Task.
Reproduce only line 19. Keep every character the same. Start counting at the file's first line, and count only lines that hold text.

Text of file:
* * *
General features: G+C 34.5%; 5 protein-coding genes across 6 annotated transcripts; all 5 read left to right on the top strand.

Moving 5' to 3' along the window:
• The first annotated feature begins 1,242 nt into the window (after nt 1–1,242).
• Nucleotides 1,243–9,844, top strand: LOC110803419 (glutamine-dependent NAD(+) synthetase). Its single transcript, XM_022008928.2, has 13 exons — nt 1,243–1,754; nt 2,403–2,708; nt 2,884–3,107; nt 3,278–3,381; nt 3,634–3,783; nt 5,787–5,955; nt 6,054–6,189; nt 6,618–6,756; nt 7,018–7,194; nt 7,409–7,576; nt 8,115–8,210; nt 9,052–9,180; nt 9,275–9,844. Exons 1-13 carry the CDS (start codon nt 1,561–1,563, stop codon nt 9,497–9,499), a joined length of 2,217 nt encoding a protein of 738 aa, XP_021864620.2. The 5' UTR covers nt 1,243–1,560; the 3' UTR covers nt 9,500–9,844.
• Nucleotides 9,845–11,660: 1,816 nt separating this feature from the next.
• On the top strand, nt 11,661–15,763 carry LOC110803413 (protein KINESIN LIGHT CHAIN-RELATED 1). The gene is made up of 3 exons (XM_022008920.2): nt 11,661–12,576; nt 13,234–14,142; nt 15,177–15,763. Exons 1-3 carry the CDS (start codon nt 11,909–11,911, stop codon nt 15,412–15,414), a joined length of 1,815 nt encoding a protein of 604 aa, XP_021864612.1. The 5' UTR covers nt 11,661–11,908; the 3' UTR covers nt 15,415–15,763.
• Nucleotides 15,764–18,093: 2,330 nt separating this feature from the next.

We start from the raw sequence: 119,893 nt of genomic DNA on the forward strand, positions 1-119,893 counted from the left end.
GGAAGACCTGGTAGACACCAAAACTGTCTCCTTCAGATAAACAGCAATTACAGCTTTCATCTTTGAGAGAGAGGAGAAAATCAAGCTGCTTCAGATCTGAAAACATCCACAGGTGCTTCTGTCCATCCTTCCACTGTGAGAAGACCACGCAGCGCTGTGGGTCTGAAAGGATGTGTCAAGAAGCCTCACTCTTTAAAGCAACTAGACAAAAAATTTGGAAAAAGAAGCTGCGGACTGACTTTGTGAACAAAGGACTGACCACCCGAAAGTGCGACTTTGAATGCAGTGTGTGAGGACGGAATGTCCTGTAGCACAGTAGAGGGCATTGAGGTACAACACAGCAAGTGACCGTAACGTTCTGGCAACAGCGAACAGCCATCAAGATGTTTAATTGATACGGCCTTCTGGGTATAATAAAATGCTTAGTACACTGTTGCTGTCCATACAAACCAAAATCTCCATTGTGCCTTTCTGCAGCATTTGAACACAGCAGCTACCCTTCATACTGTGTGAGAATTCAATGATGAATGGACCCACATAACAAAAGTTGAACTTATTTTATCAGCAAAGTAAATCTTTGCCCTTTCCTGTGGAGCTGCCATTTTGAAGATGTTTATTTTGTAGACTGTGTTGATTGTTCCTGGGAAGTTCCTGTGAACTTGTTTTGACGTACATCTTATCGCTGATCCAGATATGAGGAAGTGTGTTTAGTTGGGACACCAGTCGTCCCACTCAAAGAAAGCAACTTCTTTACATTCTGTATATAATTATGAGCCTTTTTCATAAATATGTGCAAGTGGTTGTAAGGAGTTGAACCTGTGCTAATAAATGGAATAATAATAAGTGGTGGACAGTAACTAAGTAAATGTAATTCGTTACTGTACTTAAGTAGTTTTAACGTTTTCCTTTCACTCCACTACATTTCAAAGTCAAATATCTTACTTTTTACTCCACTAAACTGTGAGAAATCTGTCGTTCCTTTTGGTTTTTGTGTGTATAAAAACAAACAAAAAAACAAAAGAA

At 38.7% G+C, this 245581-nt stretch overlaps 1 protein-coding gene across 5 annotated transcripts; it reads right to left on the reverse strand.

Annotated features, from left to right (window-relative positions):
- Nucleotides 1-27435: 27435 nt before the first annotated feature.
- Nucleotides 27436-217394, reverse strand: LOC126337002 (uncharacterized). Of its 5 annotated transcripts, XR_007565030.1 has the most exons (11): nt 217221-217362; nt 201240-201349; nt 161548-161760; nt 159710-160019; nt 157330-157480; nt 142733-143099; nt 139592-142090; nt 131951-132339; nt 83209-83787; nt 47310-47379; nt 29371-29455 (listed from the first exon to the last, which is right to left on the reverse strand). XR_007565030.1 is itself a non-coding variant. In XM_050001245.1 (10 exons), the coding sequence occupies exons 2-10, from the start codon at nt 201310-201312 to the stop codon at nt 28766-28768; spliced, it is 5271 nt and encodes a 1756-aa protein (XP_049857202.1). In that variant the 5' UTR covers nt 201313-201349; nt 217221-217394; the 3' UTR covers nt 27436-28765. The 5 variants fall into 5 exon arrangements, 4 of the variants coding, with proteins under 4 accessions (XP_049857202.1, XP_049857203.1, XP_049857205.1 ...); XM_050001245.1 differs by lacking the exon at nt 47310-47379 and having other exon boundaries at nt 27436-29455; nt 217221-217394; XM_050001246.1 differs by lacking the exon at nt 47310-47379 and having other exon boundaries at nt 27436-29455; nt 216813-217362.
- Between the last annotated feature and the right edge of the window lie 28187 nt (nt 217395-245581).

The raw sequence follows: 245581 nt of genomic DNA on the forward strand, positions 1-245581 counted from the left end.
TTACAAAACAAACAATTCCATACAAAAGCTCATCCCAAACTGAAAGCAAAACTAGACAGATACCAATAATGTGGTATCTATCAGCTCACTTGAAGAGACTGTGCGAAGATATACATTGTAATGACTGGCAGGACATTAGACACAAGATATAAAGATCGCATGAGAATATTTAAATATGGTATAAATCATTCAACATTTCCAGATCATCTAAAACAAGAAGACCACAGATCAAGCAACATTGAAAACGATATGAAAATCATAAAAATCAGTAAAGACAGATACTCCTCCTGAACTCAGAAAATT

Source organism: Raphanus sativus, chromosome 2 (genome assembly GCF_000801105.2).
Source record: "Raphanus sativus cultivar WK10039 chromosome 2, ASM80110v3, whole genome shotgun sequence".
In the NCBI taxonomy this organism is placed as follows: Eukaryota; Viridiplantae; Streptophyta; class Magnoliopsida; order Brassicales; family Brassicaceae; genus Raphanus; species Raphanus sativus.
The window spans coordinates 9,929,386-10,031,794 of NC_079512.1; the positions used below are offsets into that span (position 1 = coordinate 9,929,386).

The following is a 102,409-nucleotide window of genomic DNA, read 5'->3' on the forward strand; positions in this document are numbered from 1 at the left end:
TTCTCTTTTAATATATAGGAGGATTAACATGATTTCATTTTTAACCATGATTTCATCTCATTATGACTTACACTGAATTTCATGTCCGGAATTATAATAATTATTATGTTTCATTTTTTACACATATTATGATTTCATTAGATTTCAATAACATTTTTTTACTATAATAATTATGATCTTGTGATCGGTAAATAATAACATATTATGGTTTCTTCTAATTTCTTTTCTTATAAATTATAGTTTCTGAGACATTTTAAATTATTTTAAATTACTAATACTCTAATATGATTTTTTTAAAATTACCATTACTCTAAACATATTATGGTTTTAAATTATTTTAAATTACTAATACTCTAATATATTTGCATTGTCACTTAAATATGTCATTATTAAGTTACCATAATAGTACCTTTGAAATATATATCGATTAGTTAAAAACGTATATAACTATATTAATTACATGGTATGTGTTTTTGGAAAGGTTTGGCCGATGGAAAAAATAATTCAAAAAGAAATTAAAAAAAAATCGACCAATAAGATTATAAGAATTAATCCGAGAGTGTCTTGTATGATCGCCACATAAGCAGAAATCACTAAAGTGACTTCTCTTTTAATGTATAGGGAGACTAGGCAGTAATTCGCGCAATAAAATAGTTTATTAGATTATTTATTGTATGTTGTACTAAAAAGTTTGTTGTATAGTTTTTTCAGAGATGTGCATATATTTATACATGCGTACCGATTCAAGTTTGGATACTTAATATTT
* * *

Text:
In the NCBI taxonomy this organism is placed as follows: Eukaryota; Viridiplantae; Streptophyta; class Magnoliopsida; order Brassicales; family Brassicaceae; genus Raphanus; species Raphanus sativus.